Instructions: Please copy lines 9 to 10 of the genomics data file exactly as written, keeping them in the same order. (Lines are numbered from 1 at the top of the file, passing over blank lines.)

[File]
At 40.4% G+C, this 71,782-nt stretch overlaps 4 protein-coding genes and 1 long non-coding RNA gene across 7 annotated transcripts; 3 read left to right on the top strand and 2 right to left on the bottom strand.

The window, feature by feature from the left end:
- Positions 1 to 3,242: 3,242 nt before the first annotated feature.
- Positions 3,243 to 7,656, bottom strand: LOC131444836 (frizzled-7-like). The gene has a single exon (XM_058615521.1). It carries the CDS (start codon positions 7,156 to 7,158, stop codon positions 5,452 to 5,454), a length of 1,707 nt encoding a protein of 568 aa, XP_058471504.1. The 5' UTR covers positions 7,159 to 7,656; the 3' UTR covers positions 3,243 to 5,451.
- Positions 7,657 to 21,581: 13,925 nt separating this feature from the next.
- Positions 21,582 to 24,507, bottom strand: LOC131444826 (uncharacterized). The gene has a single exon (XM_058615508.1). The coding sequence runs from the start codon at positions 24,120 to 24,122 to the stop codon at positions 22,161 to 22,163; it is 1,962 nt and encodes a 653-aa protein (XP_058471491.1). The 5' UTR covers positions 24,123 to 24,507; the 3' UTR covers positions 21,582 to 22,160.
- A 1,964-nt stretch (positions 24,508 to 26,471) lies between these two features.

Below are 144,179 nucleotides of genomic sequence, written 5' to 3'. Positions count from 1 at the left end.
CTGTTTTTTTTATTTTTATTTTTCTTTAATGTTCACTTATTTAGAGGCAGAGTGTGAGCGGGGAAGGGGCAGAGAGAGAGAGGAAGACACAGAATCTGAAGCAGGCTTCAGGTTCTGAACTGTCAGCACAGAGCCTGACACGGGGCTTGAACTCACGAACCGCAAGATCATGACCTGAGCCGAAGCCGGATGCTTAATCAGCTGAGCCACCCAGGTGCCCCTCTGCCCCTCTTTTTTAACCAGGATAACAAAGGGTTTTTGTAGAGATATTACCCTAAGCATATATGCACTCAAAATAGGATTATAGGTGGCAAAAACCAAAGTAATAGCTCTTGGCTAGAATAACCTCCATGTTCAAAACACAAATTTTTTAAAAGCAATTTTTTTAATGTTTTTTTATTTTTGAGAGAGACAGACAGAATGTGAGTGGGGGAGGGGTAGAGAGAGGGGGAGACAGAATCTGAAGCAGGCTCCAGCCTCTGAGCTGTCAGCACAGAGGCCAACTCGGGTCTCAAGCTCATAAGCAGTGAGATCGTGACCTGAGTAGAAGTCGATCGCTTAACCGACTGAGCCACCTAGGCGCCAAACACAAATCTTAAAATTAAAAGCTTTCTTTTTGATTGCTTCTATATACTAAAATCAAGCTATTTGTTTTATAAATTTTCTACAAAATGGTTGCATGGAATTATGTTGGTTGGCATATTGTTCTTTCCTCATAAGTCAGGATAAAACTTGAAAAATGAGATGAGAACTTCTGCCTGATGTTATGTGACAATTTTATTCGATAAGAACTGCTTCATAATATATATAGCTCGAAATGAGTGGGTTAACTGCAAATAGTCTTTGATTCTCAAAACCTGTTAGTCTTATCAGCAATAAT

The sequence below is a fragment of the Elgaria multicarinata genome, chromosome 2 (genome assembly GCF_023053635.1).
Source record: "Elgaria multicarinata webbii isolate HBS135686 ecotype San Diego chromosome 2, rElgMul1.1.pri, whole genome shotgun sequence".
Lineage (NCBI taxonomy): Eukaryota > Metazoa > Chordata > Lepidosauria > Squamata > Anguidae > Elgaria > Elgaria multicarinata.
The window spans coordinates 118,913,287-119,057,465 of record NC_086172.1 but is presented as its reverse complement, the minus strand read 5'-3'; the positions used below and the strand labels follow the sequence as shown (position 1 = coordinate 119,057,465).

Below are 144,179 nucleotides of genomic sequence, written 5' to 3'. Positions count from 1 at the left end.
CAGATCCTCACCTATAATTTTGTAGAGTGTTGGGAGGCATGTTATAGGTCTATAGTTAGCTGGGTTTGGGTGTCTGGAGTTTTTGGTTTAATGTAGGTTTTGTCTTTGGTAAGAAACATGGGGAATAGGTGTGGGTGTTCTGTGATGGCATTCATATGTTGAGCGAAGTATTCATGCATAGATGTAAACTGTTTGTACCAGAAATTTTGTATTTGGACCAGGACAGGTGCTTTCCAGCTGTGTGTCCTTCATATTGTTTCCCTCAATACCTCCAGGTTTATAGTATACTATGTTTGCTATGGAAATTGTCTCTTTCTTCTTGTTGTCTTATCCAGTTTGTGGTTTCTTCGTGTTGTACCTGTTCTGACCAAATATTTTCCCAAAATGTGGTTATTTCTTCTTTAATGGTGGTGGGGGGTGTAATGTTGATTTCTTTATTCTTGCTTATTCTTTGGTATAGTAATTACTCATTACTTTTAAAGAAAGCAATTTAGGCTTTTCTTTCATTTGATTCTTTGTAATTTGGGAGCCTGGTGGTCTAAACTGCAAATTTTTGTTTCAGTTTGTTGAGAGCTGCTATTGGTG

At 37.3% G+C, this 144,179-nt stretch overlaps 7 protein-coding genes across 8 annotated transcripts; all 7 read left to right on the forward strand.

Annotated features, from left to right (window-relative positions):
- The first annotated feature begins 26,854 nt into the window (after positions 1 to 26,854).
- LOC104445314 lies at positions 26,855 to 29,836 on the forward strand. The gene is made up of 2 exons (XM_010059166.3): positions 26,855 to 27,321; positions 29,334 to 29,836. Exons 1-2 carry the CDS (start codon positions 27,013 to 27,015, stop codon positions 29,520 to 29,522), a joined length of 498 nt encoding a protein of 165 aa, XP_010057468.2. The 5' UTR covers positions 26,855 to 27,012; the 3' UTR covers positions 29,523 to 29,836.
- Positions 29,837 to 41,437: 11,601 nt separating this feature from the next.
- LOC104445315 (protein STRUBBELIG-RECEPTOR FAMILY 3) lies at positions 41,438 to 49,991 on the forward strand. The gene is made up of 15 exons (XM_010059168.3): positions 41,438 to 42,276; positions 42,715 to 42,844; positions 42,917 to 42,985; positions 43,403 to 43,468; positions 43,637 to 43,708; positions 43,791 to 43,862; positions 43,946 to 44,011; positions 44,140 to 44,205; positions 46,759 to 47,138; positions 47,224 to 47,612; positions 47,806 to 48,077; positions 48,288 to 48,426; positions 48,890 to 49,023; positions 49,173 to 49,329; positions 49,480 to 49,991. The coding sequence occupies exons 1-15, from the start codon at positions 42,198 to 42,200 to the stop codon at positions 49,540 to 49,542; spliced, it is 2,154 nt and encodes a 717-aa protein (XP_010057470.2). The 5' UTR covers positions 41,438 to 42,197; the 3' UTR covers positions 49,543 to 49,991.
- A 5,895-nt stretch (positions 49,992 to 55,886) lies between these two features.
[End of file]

CTGTTTTTTTTATTTTTATTTTTCTTTAATGTTCACTTATTTAGAGGCAGAGTGTGAGCGGGGAAGGGGCAGAGAGAGAGAGGAAGACACAGAATCTGAAGCAGGCTTCAGGTTCTGAACTGTCAGCACAGAGCCTGACACGGGGCTTGAACTCACGAACCGCAAGATCATGACCTGAGCCGAAGCCGGATGCTTAATCAGCTGAGCCACCCAGGTGCCCCTCTGCCCCTCTTTTTTAACCAGGATAACAAAGGGTTTTTGTAGAGATATTACCCTAAGCATATATGCACTCAAAATAGGATTATAGGTGGCAAAAACCAAAGTAATAGCTCTTGGCTAGAATAACCTCCATGTTCAAAACACAAATTTTTTAAAAGCAATTTTTTTAATGTTTTTTTATTTTTGAGAGAGACAGACAGAATGTGAGTGGGGGAGGGGTAGAGAGAGGGGGAGACAGAATCTGAAGCAGGCTCCAGCCTCTGAGCTGTCAGCACAGAGGCCAACTCGGGTCTCAAGCTCATAAGCAGTGAGATCGTGACCTGAGTAGAAGTCGATCGCTTAACCGACTGAGCCACCTAGGCGCCAAACACAAATCTTAAAATTAAAAGCTTTCTTTTTGATTGCTTCTATATACTAAAATCAAGCTATTTGTTTTATAAATTTTCTACAAAATGGTTGCATGGAATTATGTTGGTTGGCATATTGTTCTTTCCTCATAAGTCAGGATAAAACTTGAAAAATGAGATGAGAACTTCTGCCTGATGTTATGTGACAATTTTATTCGATAAGAACTGCTTCATAATATATATAGCTCGAAATGAGTGGGTTAACTGCAAATAGTCTTTGATTCTCAAAACCTGTTAGTCTTATCAGCAATAAT

The sequence below is a fragment of the Elgaria multicarinata genome, chromosome 2 (genome assembly GCF_023053635.1).